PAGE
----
The gas giants are mostly made of hydrogen and helium. These are the same elements that make up most of the Sun. Astronomers think that most of the nebula were hydrogen and helium. The inner planets lost these very light gases. In the inner solar system, the gases were too hot for the gravity of the inner planets to keep them. In the outer solar system, it was cold enough for the gravity of the planets to keep the colder slower-moving hydrogen and helium gas.

All of the outer planets have numerous moons. They also have planetary rings made of ice. Only the rings of Saturn can be easily seen from Earth. Jupiter is truly a giant! The planet has 318 times the mass of Earth and about 1400 times Earth’s volume. So Jupiter is much less dense than Earth. 

Because Jupiter is so large, it reflects a lot of sunlight. When it is visible, it is the brightest object in the night sky beside the Sun. Jupiter is quite far from the Earth. The planet is more than five times as far from the Sun as Earth. It takes Jupiter about 12 Earth years to orbit once around the Sun.  A Ball of Gas and Liquid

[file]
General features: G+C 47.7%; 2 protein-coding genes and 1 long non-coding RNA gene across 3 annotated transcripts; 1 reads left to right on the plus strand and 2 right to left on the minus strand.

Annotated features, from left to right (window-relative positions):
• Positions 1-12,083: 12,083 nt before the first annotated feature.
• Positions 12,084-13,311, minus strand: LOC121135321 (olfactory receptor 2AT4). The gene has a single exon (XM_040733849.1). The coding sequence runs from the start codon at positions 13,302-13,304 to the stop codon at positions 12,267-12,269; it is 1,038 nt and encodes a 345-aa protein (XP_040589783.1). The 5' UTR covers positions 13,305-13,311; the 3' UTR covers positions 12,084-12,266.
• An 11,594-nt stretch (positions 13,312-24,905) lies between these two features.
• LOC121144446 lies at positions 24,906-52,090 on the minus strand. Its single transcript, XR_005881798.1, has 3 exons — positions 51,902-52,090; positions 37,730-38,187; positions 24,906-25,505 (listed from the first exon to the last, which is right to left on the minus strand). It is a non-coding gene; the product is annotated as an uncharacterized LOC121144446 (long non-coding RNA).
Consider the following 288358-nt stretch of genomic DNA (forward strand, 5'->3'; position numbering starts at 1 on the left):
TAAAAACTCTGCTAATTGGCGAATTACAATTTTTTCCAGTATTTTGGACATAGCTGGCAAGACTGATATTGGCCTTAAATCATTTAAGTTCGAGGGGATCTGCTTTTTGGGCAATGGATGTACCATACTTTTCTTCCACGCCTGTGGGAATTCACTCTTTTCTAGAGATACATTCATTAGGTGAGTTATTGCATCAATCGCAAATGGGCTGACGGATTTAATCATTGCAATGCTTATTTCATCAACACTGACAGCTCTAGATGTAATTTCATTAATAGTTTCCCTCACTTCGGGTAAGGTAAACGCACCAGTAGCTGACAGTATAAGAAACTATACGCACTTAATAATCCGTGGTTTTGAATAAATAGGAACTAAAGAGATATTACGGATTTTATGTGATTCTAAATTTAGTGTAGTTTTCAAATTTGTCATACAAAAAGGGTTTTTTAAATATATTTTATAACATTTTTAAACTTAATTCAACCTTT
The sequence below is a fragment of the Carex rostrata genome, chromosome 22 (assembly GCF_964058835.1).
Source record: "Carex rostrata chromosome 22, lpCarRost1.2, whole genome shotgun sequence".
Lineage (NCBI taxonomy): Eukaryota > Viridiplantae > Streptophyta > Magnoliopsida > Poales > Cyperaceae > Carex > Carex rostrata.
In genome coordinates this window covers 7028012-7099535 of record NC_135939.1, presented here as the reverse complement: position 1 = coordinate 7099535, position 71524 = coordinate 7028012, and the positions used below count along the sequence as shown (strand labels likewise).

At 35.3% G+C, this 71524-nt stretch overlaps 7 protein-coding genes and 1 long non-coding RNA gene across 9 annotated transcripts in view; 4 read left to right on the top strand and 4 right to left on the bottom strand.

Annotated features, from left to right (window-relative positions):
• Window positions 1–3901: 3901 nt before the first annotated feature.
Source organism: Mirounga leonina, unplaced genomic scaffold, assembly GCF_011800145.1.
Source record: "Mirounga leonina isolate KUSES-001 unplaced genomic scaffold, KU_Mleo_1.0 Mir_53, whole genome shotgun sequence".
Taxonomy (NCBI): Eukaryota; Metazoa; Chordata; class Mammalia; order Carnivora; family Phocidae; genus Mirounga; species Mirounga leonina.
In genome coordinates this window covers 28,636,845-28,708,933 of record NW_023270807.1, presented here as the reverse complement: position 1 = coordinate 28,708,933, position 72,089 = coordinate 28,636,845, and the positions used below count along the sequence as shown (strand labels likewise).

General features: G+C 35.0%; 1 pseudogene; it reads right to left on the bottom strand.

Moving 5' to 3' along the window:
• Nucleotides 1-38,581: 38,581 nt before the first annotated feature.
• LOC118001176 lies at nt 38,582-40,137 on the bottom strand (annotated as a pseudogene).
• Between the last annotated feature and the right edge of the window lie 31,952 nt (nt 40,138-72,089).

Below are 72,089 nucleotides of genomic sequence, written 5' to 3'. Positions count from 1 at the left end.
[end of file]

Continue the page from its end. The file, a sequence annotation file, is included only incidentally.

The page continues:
Since Jupiter is a gas giant, could a spacecraft land on its surface? The answer is no. There is no solid surface at all! Jupiter is made mostly of hydrogen, with some helium, and small amounts of other elements. The outer layers of the planet are gas. Deeper within the planet, the intense pressure condenses the gases into a liquid. Jupiter may have a small rocky core at its center.

A Stormy Atmosphere

Jupiter's atmosphere is made mostly of hydrogen and helium gas. There are also small amounts of other gases that contain hydrogen, like methane, ammonia, and water vapor. Astronomers think that clouds in the atmosphere are particles of water, ice, and compounds made of ammonia. Alternating cloud bands rotate around the planet in opposite directions. Colors in these cloud bands may come from complex organic molecules.